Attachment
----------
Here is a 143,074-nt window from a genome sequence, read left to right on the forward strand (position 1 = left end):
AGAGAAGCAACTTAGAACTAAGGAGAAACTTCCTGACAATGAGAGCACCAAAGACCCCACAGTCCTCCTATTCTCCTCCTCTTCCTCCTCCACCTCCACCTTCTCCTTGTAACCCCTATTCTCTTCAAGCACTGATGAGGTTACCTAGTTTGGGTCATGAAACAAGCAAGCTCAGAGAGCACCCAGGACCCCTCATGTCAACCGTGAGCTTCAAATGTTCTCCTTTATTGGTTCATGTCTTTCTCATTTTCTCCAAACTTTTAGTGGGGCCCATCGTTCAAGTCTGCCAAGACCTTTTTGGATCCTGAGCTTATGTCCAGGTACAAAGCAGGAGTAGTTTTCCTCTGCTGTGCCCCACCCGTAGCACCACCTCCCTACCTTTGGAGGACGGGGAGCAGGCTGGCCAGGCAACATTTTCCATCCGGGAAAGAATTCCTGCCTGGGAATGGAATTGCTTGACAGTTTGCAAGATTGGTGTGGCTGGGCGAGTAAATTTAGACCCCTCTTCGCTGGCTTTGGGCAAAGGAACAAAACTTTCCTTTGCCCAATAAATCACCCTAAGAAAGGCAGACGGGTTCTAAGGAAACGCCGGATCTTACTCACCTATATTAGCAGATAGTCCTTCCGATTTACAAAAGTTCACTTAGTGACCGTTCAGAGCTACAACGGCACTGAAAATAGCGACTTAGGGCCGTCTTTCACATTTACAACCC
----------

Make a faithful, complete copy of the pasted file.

Here is a 143,074-nt window from a genome sequence, read left to right on the forward strand (position 1 = left end):
AGAGAAGCAACTTAGAACTAAGGAGAAACTTCCTGACAATGAGAGCACCAAAGACCCCACAGTCCTCCTATTCTCCTCCTCTTCCTCCTCCACCTCCACCTTCTCCTTGTAACCCCTATTCTCTTCAAGCACTGATGAGGTTACCTAGTTTGGGTCATGAAACAAGCAAGCTCAGAGAGCACCCAGGACCCCTCATGTCAACCGTGAGCTTCAAATGTTCTCCTTTATTGGTTCATGTCTTTCTCATTTTCTCCAAACTTTTAGTGGGGCCCATCGTTCAAGTCTGCCAAGACCTTTTTGGATCCTGAGCTTATGTCCAGGTACAAAGCAGGAGTAGTTTTCCTCTGCTGTGCCCCACCCGTAGCACCACCTCCCTACCTTTGGAGGACGGGGAGCAGGCTGGCCAGGCAACATTTTCCATCCGGGAAAGAATTCCTGCCTGGGAATGGAATTGCTTGACAGTTTGCAAGATTGGTGTGGCTGGGCGAGTAAATTTAGACCCCTCTTCGCTGGCTTTGGGCAAAGGAACAAAACTTTCCTTTGCCCAATAAATCACCCTAAGAAAGGCAGACGGGTTCTAAGGAAACGCCGGATCTTACTCACCTATATTAGCAGATAGTCCTTCCGATTTACAAAAGTTCACTTAGTGACCGTTCAGAGCTACAACGGCACTGAAAATAGCGACTTAGGGCCGTCTTTCACATTTACAACCC